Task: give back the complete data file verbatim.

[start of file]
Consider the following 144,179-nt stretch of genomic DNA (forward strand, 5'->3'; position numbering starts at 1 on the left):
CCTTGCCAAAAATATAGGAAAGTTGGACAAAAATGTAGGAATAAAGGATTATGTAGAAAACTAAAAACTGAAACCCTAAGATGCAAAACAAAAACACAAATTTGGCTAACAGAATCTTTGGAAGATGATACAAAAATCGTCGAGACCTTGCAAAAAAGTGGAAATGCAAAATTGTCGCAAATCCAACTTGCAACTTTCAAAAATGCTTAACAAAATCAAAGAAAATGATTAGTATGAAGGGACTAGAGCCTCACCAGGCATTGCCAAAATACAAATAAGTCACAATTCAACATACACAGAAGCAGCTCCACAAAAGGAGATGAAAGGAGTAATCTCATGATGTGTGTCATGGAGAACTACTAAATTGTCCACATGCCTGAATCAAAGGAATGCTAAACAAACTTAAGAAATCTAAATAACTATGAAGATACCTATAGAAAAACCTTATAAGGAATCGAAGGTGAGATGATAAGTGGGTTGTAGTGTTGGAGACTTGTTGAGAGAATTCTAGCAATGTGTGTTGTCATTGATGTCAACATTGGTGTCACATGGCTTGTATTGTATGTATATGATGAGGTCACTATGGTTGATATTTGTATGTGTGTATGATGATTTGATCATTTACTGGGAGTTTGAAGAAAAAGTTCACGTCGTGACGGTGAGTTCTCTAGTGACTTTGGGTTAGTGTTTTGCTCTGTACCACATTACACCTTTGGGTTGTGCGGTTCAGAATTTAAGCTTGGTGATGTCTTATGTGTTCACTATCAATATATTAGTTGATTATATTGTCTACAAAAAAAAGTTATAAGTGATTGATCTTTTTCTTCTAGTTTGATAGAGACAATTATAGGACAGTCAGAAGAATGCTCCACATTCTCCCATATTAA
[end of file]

Consider the following 144,179-nt stretch of genomic DNA (forward strand, 5'->3'; position numbering starts at 1 on the left):
CCTTGCCAAAAATATAGGAAAGTTGGACAAAAATGTAGGAATAAAGGATTATGTAGAAAACTAAAAACTGAAACCCTAAGATGCAAAACAAAAACACAAATTTGGCTAACAGAATCTTTGGAAGATGATACAAAAATCGTCGAGACCTTGCAAAAAAGTGGAAATGCAAAATTGTCGCAAATCCAACTTGCAACTTTCAAAAATGCTTAACAAAATCAAAGAAAATGATTAGTATGAAGGGACTAGAGCCTCACCAGGCATTGCCAAAATACAAATAAGTCACAATTCAACATACACAGAAGCAGCTCCACAAAAGGAGATGAAAGGAGTAATCTCATGATGTGTGTCATGGAGAACTACTAAATTGTCCACATGCCTGAATCAAAGGAATGCTAAACAAACTTAAGAAATCTAAATAACTATGAAGATACCTATAGAAAAACCTTATAAGGAATCGAAGGTGAGATGATAAGTGGGTTGTAGTGTTGGAGACTTGTTGAGAGAATTCTAGCAATGTGTGTTGTCATTGATGTCAACATTGGTGTCACATGGCTTGTATTGTATGTATATGATGAGGTCACTATGGTTGATATTTGTATGTGTGTATGATGATTTGATCATTTACTGGGAGTTTGAAGAAAAAGTTCACGTCGTGACGGTGAGTTCTCTAGTGACTTTGGGTTAGTGTTTTGCTCTGTACCACATTACACCTTTGGGTTGTGCGGTTCAGAATTTAAGCTTGGTGATGTCTTATGTGTTCACTATCAATATATTAGTTGATTATATTGTCTACAAAAAAAAGTTATAAGTGATTGATCTTTTTCTTCTAGTTTGATAGAGACAATTATAGGACAGTCAGAAGAATGCTCCACATTCTCCCATATTAA